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12 Things I Wish I Knew Before Hiking Mount Fuji

Japan Hiking
by Dawn Davis Jan 12, 2018

Hiking Mount Fuji should be on any outdoor enthusiast’s to-do list when visiting Japan. Here are some tips for ascending Japan’s highest peak.

1. The day-hike starts from Mount Fuji’s 5th station. To get there, you’ll need to take a bus.

Mount Fuji has 9 stations leading up to the peak. The base of the trail starts at the 5th station, about 2300 meters (7545 feet) above sea level. Buses will take you up there on a paved road, but you have to catch the earliest one to do the hike in a single push. The times differ based on which trail you choose. Prepare to wake up well before dawn.

2. There are 4 trails to the summit. Pick the right path for your ability level.

The beginner-friendly Fujinomiya and Fujiyoshida trails are the most popular of the four trails that ascend the 3776 meter (12,388 feet) volcano. Huts line the stations of both. This site provides detailed information on all 4 trail options.

3. Don’t expect a leisurely stroll.

Don’t be fooled, hiking Mount Fuji is difficult even for the fittest travelers. The grade also becomes incrementally steeper as you go. You may get lapped by a Japanese grandma on the way up. Don’t take it personally, they do this all the time.

4. It’s worth it but it can be expensive.

Between sleeping arrangements, the bus, the suggested donation at the entry (1000 yen/about 10 US dollars), the bathrooms, and whatever transportation you use to get there, you can easily spend over 100 US dollars. Please do not skimp on the donation. This money helps preserve Mount Fuji and keeps the hike accessible to future tourists.

5. Mountain huts are an important resource. If you want to sleep in one on the trail, book in advance. Otherwise, stay near the base.

You can purchase water, coffee, and snacks at the huts even if you aren’t staying the night. Bring ample water and nutritious snacks in your pack in case supply at the huts is low. The huts cost around 7,000 yen (about 70 US dollars) per night with a meal and require a reservation. You have to pay in cash upon arrival. Alternatively, I stayed at a cheap hostel near the bus stop in Fujiyoshida to do the hike in one day.

6. Descending is slippery! Start early or hike down in the dark.

The total hike is AT LEAST 5 hours up and 3 hours down. The descent is unstable and rocky. Don’t worry too much if you slip, almost everyone will. Carry a headlamp in case you need to slow down and end up on the mountain after dusk. Start before dawn to avoid darkness.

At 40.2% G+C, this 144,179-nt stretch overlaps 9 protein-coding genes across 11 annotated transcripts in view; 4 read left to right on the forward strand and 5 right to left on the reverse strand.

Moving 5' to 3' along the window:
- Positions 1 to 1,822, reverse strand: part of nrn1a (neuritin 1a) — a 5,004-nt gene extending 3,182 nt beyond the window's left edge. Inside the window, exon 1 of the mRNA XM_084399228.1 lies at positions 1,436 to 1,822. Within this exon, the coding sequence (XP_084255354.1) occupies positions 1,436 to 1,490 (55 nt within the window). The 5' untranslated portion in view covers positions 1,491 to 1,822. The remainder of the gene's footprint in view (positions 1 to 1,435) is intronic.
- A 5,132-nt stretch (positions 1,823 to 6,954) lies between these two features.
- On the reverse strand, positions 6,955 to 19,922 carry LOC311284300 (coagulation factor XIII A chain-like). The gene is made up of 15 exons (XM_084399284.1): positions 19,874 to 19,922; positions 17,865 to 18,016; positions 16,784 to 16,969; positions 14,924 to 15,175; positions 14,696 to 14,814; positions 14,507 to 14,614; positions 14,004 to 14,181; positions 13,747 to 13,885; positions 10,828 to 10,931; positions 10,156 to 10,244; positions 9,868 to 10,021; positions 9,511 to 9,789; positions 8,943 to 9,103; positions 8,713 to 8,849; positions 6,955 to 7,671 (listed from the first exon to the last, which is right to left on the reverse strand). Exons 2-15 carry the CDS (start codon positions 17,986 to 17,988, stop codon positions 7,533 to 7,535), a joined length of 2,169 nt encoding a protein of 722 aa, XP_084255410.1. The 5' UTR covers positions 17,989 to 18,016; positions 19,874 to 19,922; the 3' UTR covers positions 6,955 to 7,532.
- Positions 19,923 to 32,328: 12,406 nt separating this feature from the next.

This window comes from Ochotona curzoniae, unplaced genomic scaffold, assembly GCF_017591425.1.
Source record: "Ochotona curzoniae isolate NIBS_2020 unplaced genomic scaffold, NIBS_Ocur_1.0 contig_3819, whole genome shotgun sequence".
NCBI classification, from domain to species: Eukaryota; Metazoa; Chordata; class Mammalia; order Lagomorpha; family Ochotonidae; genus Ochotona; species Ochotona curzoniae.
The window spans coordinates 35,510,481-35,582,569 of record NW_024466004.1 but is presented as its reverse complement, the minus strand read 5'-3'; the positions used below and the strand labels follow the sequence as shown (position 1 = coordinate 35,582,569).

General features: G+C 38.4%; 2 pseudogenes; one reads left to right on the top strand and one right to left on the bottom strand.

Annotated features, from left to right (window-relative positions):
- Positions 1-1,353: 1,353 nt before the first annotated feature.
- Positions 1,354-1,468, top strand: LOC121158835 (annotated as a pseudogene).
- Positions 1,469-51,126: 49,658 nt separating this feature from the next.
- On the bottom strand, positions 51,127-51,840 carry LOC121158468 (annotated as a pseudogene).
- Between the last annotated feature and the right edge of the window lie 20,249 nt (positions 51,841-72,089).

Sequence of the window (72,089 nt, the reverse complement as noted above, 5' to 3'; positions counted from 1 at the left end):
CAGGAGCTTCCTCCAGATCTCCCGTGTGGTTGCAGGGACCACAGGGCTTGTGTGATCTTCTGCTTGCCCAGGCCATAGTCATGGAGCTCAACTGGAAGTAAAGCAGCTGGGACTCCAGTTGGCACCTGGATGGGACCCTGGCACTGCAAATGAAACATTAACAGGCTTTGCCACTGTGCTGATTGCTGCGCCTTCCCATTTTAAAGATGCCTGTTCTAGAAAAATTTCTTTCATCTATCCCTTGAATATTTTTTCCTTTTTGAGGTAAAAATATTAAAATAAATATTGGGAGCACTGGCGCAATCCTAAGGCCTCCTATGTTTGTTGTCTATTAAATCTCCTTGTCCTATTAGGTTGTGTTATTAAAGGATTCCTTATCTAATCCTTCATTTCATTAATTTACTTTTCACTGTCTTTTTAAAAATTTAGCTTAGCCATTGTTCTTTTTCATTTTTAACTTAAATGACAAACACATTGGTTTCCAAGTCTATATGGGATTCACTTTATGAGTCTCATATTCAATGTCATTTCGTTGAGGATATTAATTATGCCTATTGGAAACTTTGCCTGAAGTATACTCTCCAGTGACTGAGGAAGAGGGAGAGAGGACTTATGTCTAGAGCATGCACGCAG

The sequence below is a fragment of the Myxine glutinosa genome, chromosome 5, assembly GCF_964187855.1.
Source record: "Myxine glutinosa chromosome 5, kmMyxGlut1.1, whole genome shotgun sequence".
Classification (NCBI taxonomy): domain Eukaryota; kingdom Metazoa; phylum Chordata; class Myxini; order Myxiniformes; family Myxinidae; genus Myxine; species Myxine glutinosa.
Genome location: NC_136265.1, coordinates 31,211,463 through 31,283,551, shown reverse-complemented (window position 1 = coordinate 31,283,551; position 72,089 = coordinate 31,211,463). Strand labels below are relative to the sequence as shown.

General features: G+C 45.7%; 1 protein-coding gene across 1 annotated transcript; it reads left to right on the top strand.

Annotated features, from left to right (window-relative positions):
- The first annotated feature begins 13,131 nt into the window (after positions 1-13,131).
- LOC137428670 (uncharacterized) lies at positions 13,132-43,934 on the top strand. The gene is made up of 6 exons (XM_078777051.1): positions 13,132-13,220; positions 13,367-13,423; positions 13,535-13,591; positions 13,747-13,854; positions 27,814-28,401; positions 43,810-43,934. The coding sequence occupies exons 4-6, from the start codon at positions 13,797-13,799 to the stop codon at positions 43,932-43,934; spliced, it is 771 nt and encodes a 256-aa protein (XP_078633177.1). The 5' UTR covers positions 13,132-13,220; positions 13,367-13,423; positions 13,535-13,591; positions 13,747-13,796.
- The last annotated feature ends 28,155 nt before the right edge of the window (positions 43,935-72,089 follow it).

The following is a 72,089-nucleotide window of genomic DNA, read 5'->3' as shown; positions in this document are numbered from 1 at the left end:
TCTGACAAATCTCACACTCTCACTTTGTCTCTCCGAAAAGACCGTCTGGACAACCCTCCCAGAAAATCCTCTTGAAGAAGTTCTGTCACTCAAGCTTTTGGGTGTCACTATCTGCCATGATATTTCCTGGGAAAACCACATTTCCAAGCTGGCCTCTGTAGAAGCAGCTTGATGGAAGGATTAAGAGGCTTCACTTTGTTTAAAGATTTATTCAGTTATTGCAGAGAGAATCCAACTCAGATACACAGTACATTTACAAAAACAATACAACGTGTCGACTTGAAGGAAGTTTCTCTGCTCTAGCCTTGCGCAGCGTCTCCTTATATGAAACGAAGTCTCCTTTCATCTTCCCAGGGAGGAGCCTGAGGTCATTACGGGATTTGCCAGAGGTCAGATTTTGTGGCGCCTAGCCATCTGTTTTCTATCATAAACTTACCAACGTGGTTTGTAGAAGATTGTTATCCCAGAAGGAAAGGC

7. Prepare for inclement weather. Dress appropriately and waterproof everything!

Keep an eye on the weather forecast. When I hiked Mount Fuji, freezing rain plagued us for over 4 hours… Bring rain gear and a rain cover for your backpack. A change of clothes isn’t a bad idea either and worth its weight in gold if you end up soaking wet and shivering. Proper shoes are a game changer. Wear broken-in, sturdy hiking boots with wool socks. I saw a few miserable tourists attempting to summit in sandals. Don’t be one of them.

8. Stock up on 100-yen coins to use the bathrooms on the mountain.

The bathrooms on the trail cost between 200-300 yen (about 2 to 3 US dollars), and get progressively more expensive as you go further up Japan’s largest volcano. Save your coins and remember to use the free bathrooms at the base of the trail to save some yen.

9. Expect to queue up for hiking, especially on the weekend!

Hiking season for Mount Fuji falls from early July to early September. The short window draws tourists from all around the world. Avoid hiking during Obon week from August 13th to 16th. This spiritual Japanese holiday is peak time for domestic hikers. You can climb Fuji during the off-season, but it’s dangerous and strongly discouraged.

10. Stay safe. Save the emergency number in your phone and locate first-aid stations before hiking.

Altitude sickness is a definite possibility. Pace yourself accordingly. Refrain from drinking alcohol the night before to reduce your risk. For reference, 110 and 119 are the Japanese equivalent of 911 in the United States.

11. Enjoy the sunrise from the summit.

Pack your camera. The sun rises around 5 am during hiking season, which means you have to start hiking by midnight to witness the epic sunrise. Sleeping in a hut is a better option, but a night start is certainly doable in a pinch. Make sure to check out a Japanese onsen (hot spring) afterward for some post-hike recovery!

12. Respect the mountain.

Don’t litter. Stay on the trails. Use the designated bathrooms. Mount Fuji is a sacred world heritage site, don’t break the rules.

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